We are writers, managers, designers, parents, builders of everything, but we are not truly expressing ourselves and speaking the truth, until we have found our inner voice: the tone, style, pitch, personality we use to express ourselves.
Our Voice is Our Essence
A reader and fellow writer asked me once how I found my voice, and I had no easy answer — I’m not even sure I can say I’ve fully found my voice yet. It’s a quest that doesn’t seem to end but instead is a constant return to the essence. I feel I’ve found something that close to the truth. I’ll share some of my thoughts, but keep in mind I don’t hold the answers firmly at all.
When I started to blog, I was then, as I am today, extremely passionate about self growth and personal development. I didn’t give a lot of thought to getting it right. I just wanted to get it going. I took inspired action. I just went head first into it and started blogging my ass off. Content just flowed out of me.
Beginning to Write
I can’t even tell you how horrible my first 6 months of writing was though. Grammatical errors were like a hail storm of bullets. An English teacher probably would have just shot me on sight.
But you know what? People loved what I wrote!
It was the good content that met the readers’ needs so they were a little forgiving. Umm, OK, they were A LOT forgiving.
I’m still learning, and I hope my learning helps yours.
Here Are the Tools that Helped Me Find My Voice:
1. Write a lot. This is almost all I need to say, as nothing else matters without the constant practice of writing a lot. Write blog posts and letters, letters to the editor and book reviews, short stories, novellas and manifestos. The sheer mass of your writing becomes the raw matter from which to shape your voice.
2. Learn to hear yourself. My writing voice is really the voice in my head. It’s not how I talk aloud, but how I talk to myself, in the noisy cavern of my skull. I listen to myself talk, inside, and that’s the voice I try to get down in writing.
3. Get the voice from your head to the virtual paper. That’s the trick. It’s not easy, but again, do it often. It’s a rewiring of the synapses, so that in your head-thoughts shoot down into your fingertips and come out as typing motions, as bits and pixels. Most people don’t do this enough to get good at it, just practice.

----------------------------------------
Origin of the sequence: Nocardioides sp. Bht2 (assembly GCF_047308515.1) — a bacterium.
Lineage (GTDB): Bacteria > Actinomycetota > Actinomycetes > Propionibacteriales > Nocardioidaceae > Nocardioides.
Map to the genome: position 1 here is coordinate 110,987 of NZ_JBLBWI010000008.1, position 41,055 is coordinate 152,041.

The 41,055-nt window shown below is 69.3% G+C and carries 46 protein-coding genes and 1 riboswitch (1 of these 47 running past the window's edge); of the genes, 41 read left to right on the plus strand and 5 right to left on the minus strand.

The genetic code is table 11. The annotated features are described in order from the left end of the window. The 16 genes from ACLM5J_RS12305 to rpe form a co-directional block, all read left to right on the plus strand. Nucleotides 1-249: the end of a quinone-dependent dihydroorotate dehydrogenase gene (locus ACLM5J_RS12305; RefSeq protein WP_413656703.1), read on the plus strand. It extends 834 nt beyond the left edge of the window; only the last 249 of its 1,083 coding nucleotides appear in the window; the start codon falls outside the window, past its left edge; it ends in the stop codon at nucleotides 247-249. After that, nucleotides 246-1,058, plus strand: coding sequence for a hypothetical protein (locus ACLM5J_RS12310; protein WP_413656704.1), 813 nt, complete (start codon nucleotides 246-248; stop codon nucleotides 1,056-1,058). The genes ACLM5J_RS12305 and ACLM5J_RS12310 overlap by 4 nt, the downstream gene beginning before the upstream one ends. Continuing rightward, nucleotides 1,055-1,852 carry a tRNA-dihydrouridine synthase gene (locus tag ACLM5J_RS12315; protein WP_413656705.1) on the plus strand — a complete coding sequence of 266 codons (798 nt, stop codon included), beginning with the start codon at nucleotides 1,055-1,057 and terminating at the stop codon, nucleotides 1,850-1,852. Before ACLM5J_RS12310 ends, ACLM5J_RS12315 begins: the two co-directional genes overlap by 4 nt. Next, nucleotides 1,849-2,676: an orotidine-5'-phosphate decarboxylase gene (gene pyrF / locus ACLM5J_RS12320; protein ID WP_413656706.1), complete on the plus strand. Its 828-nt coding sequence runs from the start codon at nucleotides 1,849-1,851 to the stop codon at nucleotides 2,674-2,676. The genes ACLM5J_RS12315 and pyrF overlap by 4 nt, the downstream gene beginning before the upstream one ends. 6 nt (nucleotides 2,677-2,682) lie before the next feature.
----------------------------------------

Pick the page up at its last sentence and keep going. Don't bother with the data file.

4. Find what feels true. You’ll write a lot, and most of it will be bullshit. You need the bullshit if you want to find the truth. Sort through the bullshit until you learn to recognize the truth, by feel, not by any logical criteria. The truth looks remarkably like bullshit.
5. Find clarity. Good writing, it’s been said often, is clear thinking. If your thinking is muddled, your writing will be. I’d recommend a self-taught course on logic, but really I’ve found it’s a matter of simplifying. Practice removing extraneous ideas and words until you have only what’s needed to express a simple thought.
6. Remove the noise. It’s a process of subtraction more than addition. Most people end up with too many words, because they never subtract. The noise gets in the way of your voice, so turn it down. Most people also have too much noise in their lives to hear their own thinking. Too much is going on around them, and online, and they have no time for solitude. You can’t hear your thoughts, your voice, without solitude. Remove the noise in your life as well.
7. Use your voice. You don’t embark on a quest for your voice just for the sake of beauty, truly used it!
I believe your voice only comes in time and it’s something that only grows as a person- consistently writing- experiences the world. Don’t be afraid of letting your audience enjoy that journey with you. It’s a bonding experience that you’ll rob them (and yourself) of if you don’t.
This is how I use my voice. How will you use yours?
About the Author
Punam Shah is not your traditional yogi; she’s a green juicing, red wine drinking, and French cheese-loving gal! A firm believer in balance- through meditation, yoga, running a household, and just being herself. She has a loving husband and a beautiful daughter and lives in Connecticut. She says, “Life is a wonderful opportunity. We can all become so much more than we imagine, and achieve so much more than we think.” She is the blogger behind Serenity and You. Follow her on Facebook, too.